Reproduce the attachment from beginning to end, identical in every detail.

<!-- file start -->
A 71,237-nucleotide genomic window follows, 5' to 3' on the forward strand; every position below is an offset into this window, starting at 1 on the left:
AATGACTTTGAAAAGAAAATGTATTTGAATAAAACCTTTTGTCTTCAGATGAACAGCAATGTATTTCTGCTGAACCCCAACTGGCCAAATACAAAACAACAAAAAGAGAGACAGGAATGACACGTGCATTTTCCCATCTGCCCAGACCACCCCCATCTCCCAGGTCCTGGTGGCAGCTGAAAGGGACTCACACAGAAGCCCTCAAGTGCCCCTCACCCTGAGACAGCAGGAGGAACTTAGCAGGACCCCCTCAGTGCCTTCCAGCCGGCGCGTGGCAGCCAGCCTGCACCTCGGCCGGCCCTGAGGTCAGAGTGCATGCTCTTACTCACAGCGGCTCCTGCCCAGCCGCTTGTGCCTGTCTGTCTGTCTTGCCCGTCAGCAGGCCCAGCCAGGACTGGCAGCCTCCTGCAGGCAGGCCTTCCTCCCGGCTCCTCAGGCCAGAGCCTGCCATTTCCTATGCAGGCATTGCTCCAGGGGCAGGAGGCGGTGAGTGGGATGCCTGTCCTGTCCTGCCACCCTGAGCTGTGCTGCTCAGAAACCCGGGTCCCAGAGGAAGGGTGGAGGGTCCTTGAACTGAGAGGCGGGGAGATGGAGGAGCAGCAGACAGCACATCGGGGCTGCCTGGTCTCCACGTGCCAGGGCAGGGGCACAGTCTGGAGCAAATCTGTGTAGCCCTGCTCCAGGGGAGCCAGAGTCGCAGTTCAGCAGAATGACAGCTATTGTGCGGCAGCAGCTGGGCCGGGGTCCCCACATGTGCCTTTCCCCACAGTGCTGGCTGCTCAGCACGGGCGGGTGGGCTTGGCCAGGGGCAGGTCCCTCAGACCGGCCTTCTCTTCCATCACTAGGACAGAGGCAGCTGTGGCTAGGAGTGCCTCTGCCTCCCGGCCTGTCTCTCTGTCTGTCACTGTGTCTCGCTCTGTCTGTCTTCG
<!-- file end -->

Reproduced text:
A 71,237-nucleotide genomic window follows, 5' to 3' on the forward strand; every position below is an offset into this window, starting at 1 on the left:
AATGACTTTGAAAAGAAAATGTATTTGAATAAAACCTTTTGTCTTCAGATGAACAGCAATGTATTTCTGCTGAACCCCAACTGGCCAAATACAAAACAACAAAAAGAGAGACAGGAATGACACGTGCATTTTCCCATCTGCCCAGACCACCCCCATCTCCCAGGTCCTGGTGGCAGCTGAAAGGGACTCACACAGAAGCCCTCAAGTGCCCCTCACCCTGAGACAGCAGGAGGAACTTAGCAGGACCCCCTCAGTGCCTTCCAGCCGGCGCGTGGCAGCCAGCCTGCACCTCGGCCGGCCCTGAGGTCAGAGTGCATGCTCTTACTCACAGCGGCTCCTGCCCAGCCGCTTGTGCCTGTCTGTCTGTCTTGCCCGTCAGCAGGCCCAGCCAGGACTGGCAGCCTCCTGCAGGCAGGCCTTCCTCCCGGCTCCTCAGGCCAGAGCCTGCCATTTCCTATGCAGGCATTGCTCCAGGGGCAGGAGGCGGTGAGTGGGATGCCTGTCCTGTCCTGCCACCCTGAGCTGTGCTGCTCAGAAACCCGGGTCCCAGAGGAAGGGTGGAGGGTCCTTGAACTGAGAGGCGGGGAGATGGAGGAGCAGCAGACAGCACATCGGGGCTGCCTGGTCTCCACGTGCCAGGGCAGGGGCACAGTCTGGAGCAAATCTGTGTAGCCCTGCTCCAGGGGAGCCAGAGTCGCAGTTCAGCAGAATGACAGCTATTGTGCGGCAGCAGCTGGGCCGGGGTCCCCACATGTGCCTTTCCCCACAGTGCTGGCTGCTCAGCACGGGCGGGTGGGCTTGGCCAGGGGCAGGTCCCTCAGACCGGCCTTCTCTTCCATCACTAGGACAGAGGCAGCTGTGGCTAGGAGTGCCTCTGCCTCCCGGCCTGTCTCTCTGTCTGTCACTGTGTCTCGCTCTGTCTGTCTTCG